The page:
The orbital facility, named after the hometown of Albert Einstein, will be the new home of Spark’s faster-than-light research and development efforts.

It’s expected to take several months to build, but will start with a small core team in a habitat module in September.

FTL project relocating

CAPE CANAVERAL, EARTH – Bob Busby, CEO of Spark, wants to make changes in the wake of a contagion attack on Cape Canaveral.

He wants to take the effort to achieve faster-than-light travel beyond Earth’s atmosphere to a secure facility in outer space.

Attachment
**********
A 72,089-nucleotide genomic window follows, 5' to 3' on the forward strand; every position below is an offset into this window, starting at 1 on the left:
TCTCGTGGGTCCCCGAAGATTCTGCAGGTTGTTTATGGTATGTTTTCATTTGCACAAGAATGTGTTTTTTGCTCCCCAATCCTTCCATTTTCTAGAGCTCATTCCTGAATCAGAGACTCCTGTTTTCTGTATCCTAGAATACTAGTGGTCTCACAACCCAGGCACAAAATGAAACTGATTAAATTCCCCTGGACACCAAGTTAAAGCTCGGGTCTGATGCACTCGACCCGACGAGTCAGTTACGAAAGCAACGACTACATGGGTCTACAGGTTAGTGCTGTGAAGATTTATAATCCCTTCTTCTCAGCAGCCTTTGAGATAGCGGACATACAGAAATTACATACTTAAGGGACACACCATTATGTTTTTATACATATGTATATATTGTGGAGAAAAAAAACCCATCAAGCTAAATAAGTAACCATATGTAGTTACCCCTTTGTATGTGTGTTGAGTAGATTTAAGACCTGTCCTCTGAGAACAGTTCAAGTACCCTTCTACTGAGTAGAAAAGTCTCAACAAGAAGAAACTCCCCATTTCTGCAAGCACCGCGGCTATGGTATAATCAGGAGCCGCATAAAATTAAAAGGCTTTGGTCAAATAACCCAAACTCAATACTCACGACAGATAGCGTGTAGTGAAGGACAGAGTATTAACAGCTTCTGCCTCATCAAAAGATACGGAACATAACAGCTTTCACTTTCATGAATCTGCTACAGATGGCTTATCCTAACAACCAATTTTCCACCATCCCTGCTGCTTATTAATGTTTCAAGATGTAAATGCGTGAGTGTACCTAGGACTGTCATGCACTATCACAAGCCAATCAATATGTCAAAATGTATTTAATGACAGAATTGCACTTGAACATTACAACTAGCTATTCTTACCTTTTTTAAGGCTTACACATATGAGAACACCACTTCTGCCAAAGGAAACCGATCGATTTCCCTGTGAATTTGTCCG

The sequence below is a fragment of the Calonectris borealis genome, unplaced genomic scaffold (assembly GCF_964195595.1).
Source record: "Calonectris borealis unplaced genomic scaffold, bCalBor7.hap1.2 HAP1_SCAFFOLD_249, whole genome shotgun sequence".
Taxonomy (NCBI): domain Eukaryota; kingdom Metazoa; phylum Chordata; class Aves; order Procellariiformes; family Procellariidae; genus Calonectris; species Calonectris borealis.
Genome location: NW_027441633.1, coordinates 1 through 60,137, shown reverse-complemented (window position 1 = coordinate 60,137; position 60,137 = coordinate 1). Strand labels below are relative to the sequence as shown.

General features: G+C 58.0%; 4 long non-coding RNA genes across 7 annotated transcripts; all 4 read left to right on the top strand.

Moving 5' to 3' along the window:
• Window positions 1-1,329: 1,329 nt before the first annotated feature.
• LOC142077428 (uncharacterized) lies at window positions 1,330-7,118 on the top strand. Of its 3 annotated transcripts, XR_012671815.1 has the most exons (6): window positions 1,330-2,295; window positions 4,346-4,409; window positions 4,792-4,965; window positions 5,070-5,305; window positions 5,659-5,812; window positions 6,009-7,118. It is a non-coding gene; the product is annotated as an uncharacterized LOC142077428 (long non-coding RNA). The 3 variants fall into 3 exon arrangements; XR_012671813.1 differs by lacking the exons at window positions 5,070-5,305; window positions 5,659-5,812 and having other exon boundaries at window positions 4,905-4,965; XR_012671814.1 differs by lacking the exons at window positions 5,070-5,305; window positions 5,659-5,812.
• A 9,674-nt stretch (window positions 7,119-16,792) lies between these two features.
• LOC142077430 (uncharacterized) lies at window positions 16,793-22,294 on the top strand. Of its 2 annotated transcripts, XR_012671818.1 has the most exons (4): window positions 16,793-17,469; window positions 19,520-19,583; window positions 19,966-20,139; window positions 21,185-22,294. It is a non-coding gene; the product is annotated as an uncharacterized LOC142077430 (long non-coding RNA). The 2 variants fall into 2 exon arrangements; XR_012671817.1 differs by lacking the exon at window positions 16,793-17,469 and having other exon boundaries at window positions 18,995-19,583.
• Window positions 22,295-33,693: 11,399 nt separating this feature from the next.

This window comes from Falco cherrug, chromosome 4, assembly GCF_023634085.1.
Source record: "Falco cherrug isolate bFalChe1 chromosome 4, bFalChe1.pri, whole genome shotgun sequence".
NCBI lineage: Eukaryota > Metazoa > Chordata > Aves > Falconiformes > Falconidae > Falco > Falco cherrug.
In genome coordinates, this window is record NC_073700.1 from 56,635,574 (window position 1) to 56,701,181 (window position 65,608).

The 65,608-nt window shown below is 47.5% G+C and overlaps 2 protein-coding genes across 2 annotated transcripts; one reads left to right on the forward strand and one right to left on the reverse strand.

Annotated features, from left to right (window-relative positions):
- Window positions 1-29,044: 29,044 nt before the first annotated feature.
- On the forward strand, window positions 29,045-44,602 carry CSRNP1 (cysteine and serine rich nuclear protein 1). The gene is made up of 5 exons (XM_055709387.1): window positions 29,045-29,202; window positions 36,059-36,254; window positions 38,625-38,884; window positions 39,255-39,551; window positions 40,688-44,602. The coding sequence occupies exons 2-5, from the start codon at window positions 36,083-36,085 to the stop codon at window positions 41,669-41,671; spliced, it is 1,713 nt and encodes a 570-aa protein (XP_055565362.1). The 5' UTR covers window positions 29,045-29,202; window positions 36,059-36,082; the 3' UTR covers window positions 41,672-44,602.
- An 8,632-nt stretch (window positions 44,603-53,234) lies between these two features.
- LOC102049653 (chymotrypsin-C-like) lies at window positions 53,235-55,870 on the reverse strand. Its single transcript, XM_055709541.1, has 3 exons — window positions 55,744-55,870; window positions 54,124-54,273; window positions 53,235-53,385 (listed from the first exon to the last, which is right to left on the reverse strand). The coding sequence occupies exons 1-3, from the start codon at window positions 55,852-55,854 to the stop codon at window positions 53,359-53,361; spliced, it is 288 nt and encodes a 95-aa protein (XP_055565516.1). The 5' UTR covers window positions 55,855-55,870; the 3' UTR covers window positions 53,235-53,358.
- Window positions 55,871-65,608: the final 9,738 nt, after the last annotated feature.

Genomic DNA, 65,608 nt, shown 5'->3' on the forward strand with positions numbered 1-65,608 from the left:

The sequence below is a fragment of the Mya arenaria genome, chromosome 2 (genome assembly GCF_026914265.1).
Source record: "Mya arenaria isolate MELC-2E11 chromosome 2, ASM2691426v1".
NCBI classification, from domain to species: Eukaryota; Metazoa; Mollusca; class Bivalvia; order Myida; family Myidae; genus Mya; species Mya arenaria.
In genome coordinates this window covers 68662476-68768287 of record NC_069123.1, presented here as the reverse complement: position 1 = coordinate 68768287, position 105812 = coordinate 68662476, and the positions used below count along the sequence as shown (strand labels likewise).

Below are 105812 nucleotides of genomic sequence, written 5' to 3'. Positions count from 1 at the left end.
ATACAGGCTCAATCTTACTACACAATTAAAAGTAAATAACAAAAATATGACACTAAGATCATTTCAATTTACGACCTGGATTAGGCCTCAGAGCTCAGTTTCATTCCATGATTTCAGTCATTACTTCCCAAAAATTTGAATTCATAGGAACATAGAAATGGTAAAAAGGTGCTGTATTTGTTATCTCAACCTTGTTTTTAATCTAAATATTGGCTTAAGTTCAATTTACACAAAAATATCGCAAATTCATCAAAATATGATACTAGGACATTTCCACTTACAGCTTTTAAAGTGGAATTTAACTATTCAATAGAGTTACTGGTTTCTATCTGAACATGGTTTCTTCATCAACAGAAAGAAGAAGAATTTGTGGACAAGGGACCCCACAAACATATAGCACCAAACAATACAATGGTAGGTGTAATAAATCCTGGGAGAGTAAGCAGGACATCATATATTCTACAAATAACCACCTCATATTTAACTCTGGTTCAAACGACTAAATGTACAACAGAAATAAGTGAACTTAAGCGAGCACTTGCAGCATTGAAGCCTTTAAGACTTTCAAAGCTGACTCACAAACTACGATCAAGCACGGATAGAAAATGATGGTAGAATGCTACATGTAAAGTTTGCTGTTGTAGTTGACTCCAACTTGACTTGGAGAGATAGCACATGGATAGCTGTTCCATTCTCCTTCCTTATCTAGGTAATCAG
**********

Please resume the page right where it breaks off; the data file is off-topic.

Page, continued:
The Spark board of directors is expected to approve a reassignment of assets to invest in the construction of an orbital laboratory and spacedock.

The move isn’t just a security issue due to the terrorist incident, however, he said. Busby also worries that technology needed to achieve FTL speeds might threaten the planet itself.

“Better safe than scattered atoms, man,” Busby said.

Panderyn joins Spark

NEW YORK, EARTH – Noted European physicist Omar Panderyn today announced that he was leaving his teaching position at Oxford University to take a lead role on Spark’s faster-than-light development project.

“The work remains in its infancy, to be sure,” Panderyn told CBN. “But I am confident that Bob Busby and the Spark team, working in tandem with the Vanguard, are on the right track. I am proud to lend any support I can to the project.”

He’s expected to start his job on Sept. 1.